Local UFOlogists, Brenda Butler and Dot Street, later found many witnesses in surrounding villages to the lights that Burroughs had reported over the forest. The Webb family, returning from a Boxing Night party on the road through the forest, observed floating lights and had time to slow their car to a stop, eliminating one theory since proposed for this UFO: a short duration meteor that astronomers had witnessed in the sky around this time.

The sighting by the USAF patrol quickly became the talk of the base, and next day (27 December) strange lights were reported again by airmen who were having an unofficial “sky watch” in the forest. Concerned about morale base security chief, Lieutenant Bruce Englund, interrupted an officers Christmas party on Woodbridge base to report the new sightings.

Base commander, Colonel Ted Conrad, who had an awards speech to give at the party, ordered his deputy, Lt Colonel Charles Halt to gather a team and sort out the matter once and for all. Halt duly collected a tape machine to take notes in the dark woods , and took a small group of men, including Englund, an officer from the disaster preparedness team and a base photographer, to prepare for a nocturnal investigation. Gas-powered “lightall” searchlights were taken with them, but these constantly malfunctioned near to the “suspected landing site”.

Halt and his team were in the forest from soon after midnight early on 28 December through to just before dawn. During this time they took samples of soil and damaged tree bark, photographed the landing marks, measured a hole in the tree canopy at the point where Burroughs, Penniston and Cabansag had seen the UFO depart 48 hours earlier and used geiger counters to take readings that they considered to be unusual radiation levels within the impact marks.

Halt intermittently recorded the team’s progress onto the tape, until at 1:48 a.m. some airmen in the party reported strange activity. This tape runs for 18 minutes and was released to British UFO investigators in July l984 by a US Major, who had held a copy for four years. On this dramatic audio account of the early hours of 28 December you can hear the following exchange:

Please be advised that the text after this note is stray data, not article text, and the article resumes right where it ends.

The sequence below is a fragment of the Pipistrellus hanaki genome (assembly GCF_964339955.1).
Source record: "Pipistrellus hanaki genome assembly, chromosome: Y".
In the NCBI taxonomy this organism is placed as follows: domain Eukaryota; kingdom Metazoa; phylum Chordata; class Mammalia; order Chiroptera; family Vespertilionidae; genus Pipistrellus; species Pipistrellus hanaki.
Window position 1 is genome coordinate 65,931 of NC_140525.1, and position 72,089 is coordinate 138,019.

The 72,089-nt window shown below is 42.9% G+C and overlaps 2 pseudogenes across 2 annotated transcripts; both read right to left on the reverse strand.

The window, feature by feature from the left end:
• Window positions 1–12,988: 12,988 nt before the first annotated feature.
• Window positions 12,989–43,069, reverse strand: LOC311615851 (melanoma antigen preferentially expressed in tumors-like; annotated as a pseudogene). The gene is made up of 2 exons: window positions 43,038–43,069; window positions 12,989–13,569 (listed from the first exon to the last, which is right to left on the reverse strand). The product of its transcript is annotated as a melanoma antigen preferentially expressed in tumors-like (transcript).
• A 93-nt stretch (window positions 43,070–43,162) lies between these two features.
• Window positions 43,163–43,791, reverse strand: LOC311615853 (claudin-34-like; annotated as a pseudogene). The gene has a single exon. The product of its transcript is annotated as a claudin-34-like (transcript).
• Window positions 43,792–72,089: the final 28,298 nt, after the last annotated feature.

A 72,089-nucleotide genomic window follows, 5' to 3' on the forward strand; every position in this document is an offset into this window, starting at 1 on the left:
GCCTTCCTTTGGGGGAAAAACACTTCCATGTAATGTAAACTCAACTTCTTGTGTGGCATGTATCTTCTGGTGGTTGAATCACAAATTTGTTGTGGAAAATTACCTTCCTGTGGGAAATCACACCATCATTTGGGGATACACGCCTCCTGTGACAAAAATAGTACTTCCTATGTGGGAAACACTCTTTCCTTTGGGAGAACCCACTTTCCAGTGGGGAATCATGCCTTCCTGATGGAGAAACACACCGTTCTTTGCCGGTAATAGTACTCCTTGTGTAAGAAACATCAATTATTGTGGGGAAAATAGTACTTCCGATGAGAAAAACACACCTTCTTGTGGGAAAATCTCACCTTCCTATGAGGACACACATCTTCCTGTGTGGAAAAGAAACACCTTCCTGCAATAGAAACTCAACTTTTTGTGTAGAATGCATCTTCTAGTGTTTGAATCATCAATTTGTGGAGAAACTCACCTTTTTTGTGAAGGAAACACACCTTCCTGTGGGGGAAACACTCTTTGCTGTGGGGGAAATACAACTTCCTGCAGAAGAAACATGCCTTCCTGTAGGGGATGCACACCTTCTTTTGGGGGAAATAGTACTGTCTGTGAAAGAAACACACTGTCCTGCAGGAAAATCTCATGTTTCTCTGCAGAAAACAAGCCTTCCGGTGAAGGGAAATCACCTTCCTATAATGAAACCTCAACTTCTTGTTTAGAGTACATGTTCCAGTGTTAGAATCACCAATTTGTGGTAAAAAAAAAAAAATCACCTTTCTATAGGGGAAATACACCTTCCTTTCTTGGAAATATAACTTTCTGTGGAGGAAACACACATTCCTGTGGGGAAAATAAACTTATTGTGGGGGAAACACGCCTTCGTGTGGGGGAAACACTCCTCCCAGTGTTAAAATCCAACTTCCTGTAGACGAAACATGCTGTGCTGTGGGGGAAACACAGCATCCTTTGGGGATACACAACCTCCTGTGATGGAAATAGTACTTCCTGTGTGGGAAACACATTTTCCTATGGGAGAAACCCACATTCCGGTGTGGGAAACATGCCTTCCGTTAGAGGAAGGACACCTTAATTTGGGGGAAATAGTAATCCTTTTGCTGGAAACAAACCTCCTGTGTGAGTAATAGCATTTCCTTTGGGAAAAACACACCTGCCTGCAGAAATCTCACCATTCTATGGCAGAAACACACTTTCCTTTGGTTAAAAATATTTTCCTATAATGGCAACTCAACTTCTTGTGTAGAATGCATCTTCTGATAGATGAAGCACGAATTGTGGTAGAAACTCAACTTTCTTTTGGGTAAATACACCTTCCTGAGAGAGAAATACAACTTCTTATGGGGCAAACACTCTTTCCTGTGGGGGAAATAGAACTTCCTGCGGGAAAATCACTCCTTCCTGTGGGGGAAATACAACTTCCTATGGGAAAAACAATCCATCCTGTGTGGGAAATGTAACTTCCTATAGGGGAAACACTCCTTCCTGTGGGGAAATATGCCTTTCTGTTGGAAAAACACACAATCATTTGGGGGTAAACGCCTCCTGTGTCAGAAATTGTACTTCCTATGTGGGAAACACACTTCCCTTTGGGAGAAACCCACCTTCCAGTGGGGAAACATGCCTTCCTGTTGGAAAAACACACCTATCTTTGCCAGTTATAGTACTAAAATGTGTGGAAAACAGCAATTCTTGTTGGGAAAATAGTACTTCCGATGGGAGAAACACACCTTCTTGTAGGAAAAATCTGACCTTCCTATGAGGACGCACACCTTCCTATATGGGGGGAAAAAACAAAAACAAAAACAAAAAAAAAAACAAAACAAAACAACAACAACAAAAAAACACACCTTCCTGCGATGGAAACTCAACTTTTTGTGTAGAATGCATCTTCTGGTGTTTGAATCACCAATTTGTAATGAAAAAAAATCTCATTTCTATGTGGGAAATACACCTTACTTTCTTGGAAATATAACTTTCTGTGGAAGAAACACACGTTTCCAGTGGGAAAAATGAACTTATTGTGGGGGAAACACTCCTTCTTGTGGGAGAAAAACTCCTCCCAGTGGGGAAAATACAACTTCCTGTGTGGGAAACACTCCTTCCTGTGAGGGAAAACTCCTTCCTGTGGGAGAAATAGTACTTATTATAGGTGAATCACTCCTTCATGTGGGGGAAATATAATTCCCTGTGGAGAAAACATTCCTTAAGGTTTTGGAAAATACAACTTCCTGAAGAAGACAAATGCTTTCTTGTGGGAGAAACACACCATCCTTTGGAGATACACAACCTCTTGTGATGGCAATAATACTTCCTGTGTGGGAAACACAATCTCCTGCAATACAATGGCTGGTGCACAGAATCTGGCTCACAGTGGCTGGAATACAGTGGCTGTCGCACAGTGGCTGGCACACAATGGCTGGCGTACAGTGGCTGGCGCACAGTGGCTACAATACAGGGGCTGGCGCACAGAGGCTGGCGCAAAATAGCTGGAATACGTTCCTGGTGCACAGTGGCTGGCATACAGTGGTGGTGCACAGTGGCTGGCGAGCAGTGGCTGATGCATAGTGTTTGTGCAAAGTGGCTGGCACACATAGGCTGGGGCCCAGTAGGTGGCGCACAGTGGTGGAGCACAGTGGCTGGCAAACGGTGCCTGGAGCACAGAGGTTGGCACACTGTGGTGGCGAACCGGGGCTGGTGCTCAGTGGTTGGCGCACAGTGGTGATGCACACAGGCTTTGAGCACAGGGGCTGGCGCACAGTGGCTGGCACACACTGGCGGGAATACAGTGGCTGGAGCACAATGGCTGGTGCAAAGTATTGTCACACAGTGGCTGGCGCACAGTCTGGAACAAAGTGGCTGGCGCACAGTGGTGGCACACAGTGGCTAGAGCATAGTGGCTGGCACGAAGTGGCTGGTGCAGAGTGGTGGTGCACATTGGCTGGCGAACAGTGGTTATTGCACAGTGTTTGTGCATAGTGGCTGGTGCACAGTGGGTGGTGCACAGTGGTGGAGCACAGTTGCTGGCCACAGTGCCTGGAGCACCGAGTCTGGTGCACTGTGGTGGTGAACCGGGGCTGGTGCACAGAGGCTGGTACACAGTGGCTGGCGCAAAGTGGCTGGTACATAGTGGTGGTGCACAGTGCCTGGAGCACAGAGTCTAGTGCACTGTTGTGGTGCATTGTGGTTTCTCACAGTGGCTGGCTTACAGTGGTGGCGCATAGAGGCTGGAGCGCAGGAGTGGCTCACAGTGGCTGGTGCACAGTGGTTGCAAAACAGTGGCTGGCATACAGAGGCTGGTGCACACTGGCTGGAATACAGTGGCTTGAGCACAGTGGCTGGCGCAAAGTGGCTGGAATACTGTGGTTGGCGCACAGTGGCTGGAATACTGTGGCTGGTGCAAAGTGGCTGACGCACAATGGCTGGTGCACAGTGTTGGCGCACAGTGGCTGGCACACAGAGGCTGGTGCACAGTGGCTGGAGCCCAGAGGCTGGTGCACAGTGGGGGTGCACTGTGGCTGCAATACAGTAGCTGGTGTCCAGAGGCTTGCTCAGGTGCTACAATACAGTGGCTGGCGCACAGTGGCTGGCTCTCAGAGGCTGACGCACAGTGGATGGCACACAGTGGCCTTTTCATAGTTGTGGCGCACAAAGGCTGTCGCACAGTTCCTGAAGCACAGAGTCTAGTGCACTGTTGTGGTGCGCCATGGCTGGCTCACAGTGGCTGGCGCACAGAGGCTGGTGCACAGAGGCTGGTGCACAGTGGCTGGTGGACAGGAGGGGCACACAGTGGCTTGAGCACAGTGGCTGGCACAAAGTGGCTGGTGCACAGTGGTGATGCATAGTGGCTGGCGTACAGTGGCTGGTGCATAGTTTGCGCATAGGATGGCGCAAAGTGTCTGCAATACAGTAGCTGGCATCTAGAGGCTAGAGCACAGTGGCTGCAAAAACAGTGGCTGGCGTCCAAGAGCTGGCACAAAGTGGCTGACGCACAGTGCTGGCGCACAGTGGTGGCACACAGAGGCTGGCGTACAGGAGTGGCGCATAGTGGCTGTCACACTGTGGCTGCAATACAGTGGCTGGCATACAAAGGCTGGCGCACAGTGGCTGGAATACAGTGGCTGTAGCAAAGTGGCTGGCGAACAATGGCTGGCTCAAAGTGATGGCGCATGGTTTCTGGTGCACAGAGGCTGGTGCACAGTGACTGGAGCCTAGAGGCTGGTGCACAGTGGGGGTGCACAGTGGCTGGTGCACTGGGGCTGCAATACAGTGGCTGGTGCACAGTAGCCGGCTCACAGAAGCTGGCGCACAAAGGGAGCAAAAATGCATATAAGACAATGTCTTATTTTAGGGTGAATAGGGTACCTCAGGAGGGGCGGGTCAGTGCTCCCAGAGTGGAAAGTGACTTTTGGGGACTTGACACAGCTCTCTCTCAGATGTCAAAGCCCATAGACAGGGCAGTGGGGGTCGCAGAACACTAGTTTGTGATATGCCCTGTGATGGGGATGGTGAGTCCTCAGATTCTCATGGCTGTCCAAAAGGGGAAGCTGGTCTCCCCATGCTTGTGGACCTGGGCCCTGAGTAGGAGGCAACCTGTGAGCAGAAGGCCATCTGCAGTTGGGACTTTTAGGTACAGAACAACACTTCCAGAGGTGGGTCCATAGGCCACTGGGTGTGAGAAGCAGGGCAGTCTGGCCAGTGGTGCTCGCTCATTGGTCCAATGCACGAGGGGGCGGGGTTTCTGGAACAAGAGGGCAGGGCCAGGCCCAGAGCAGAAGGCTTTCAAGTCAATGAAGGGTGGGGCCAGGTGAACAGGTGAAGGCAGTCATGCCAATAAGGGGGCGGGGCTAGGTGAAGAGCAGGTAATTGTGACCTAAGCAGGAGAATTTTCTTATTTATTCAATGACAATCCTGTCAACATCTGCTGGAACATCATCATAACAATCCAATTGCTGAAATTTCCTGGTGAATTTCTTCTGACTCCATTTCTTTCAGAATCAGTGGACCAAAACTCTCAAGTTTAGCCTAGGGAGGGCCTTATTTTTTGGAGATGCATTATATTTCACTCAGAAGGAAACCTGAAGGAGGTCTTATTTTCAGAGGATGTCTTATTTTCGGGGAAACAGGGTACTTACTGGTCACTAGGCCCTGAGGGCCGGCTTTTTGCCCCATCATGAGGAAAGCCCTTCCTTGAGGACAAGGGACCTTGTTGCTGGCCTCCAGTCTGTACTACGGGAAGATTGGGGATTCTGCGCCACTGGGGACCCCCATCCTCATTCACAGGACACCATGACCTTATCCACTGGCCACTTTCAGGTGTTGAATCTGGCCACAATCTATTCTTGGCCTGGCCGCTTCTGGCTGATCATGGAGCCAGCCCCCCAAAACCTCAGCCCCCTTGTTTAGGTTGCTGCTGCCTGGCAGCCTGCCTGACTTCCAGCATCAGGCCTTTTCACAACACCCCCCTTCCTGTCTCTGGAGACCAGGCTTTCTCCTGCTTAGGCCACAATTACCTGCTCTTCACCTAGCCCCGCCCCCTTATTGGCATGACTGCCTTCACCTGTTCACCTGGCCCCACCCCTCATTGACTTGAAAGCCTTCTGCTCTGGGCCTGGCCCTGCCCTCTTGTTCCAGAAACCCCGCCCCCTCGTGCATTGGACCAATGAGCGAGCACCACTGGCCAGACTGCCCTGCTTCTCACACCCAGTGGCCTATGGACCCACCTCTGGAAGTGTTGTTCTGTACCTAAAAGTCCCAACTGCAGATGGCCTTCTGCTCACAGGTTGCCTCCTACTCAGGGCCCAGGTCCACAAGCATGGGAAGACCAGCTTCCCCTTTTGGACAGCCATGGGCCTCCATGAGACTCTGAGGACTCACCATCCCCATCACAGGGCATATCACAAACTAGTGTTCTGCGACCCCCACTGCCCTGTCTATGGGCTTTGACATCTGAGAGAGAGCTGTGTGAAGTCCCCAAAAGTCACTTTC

Halt: Zero one forty eight, we’re hearing very strange sounds out of a farmer’s barnyard animals…very, very active, making an awful lot of noise.

Airman: There…look.…

Halt: You just saw a light? Where? Slow down…where?

The witnesses debate this pulsing light, and at one point (after viewing it through an optical enhancer known as a starlight scope) it seems to break apart; possibly an effect of an optical distortion. They then set off to follow the glow, much as the three airmen did at this same position two nights earlier, when misperceiving the Orford Ness lighthouse.

Halt: We are about 150 to 200 yards from the site. Everything else is just deathly calm. There’s no doubt about it, there’s some type of strange flashing red light ahead.

Airman: Sir, it’s yellow.

Halt: I saw a yellow tinge in it, too…Weird! … it appears to be moving a little bit this way…It’s brighter than it has been. It’s definitely coming this way…Pieces of it are shooting off…There’s no doubt about it this is weird.

Further sightings continued, mostly of small star-like lights, moving in box-grid patterns and scattered about the sky. It seems hard to deny that some of these could be stars caused to move by the effects of autokinesis (an optical illusion), the clear night sky and the effects of wind. But at one point another very strange event does occur as Halt and his men report pencil-thin beams of light coming from the sky.

Halt (In clearly stunned tones): Now we observe what appears to be a beam coming down towards the ground…this is unreal.

Halt has since explained that this was like a laser and it struck the ground only feet from the men but also beamed into the weapons storage area back on base, where, unbeknownst to British citizens, nuclear weapons were then located.

With his men now tired, Halt ordered them to return to base. As the sky lightened he saw one more “UFO” still hovering over the woods, but this faded as the sun came up; behaviour that almost certainly proves this one to be a star; although it is much harder to account for the laser beam.

Again, there were civilian witnesses to events on this second night. These included local villagers familiar with Orford Ness and far less likely to be fooled by a lighthouse than would foreign airmen unused to these woods at night. Sarah Richardson, for example, observing from her bedroom in Woodbridge, saw: “three bands of star like light and they were bright, coloured red, blue and yellow.”

After taking statements from the witnesses and plaster casts of the landing marks, there was confusion on base as to what to do next. It was technically a British matter, but the Suffolk constabulary had shown no interest in the story. However, the MoD needed to be informed.